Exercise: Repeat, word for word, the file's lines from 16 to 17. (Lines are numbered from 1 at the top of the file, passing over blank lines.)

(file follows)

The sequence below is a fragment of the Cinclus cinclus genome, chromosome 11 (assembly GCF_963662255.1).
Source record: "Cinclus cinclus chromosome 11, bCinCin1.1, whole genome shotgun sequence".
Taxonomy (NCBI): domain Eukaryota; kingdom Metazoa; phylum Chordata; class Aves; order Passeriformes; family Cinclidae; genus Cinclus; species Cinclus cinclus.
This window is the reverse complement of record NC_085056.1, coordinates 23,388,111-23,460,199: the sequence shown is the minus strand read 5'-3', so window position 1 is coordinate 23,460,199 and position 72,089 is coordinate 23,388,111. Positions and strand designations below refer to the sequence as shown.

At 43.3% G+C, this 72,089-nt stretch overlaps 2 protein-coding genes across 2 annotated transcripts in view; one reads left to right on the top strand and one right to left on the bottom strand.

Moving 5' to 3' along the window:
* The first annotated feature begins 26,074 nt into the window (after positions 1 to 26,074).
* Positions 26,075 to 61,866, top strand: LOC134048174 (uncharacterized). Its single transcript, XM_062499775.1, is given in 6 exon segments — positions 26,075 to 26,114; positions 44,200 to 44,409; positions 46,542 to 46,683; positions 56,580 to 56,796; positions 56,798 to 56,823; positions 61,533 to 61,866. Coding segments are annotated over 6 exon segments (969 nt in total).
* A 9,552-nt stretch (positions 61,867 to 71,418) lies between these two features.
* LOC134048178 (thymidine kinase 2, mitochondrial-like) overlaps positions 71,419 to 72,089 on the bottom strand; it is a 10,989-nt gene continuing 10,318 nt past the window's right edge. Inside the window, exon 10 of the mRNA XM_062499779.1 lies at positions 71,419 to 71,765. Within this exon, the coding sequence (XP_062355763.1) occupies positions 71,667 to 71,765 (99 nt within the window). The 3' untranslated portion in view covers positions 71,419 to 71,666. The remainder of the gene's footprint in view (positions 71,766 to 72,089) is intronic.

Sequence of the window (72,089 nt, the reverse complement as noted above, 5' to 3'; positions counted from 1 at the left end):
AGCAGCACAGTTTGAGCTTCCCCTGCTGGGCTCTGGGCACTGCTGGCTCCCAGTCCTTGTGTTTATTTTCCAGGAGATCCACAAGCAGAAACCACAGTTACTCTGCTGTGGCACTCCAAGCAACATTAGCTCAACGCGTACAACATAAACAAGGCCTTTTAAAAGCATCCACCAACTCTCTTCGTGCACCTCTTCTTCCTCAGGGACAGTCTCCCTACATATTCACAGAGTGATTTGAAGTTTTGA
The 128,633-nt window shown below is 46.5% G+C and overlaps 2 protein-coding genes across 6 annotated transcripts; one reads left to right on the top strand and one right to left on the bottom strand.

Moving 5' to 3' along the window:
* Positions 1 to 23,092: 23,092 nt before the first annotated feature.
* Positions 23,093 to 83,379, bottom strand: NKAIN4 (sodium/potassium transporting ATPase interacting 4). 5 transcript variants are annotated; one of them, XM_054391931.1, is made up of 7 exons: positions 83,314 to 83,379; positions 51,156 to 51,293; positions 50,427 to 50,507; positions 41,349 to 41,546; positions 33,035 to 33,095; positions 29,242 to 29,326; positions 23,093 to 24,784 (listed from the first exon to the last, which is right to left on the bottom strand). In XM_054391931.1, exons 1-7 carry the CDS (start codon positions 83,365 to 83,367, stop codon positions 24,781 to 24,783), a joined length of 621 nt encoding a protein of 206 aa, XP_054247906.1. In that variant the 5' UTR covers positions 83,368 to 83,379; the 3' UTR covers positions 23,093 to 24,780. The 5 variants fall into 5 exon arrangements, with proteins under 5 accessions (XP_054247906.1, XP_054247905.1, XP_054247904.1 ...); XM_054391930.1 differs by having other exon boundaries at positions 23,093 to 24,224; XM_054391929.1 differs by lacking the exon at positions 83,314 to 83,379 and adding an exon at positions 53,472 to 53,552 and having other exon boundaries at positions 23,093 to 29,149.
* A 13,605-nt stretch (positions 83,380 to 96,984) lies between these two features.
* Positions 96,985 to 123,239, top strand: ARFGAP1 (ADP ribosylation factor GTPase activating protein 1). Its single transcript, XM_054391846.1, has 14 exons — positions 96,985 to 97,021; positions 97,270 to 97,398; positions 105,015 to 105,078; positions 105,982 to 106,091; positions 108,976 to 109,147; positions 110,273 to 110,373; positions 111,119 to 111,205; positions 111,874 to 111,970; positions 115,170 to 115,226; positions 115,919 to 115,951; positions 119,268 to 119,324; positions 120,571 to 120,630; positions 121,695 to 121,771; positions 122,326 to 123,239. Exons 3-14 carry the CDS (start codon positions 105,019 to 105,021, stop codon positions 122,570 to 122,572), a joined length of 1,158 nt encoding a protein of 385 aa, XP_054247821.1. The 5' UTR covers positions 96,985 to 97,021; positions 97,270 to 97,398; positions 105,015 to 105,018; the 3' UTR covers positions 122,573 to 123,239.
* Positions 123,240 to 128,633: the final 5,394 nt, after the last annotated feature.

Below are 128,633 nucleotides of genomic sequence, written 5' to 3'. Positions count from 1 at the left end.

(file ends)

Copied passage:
* Positions 23,093 to 83,379, bottom strand: NKAIN4 (sodium/potassium transporting ATPase interacting 4). 5 transcript variants are annotated; one of them, XM_054391931.1, is made up of 7 exons: positions 83,314 to 83,379; positions 51,156 to 51,293; positions 50,427 to 50,507; positions 41,349 to 41,546; positions 33,035 to 33,095; positions 29,242 to 29,326; positions 23,093 to 24,784 (listed from the first exon to the last, which is right to left on the bottom strand). In XM_054391931.1, exons 1-7 carry the CDS (start codon positions 83,365 to 83,367, stop codon positions 24,781 to 24,783), a joined length of 621 nt encoding a protein of 206 aa, XP_054247906.1. In that variant the 5' UTR covers positions 83,368 to 83,379; the 3' UTR covers positions 23,093 to 24,780. The 5 variants fall into 5 exon arrangements, with proteins under 5 accessions (XP_054247906.1, XP_054247905.1, XP_054247904.1 ...); XM_054391930.1 differs by having other exon boundaries at positions 23,093 to 24,224; XM_054391929.1 differs by lacking the exon at positions 83,314 to 83,379 and adding an exon at positions 53,472 to 53,552 and having other exon boundaries at positions 23,093 to 29,149.
* A 13,605-nt stretch (positions 83,380 to 96,984) lies between these two features.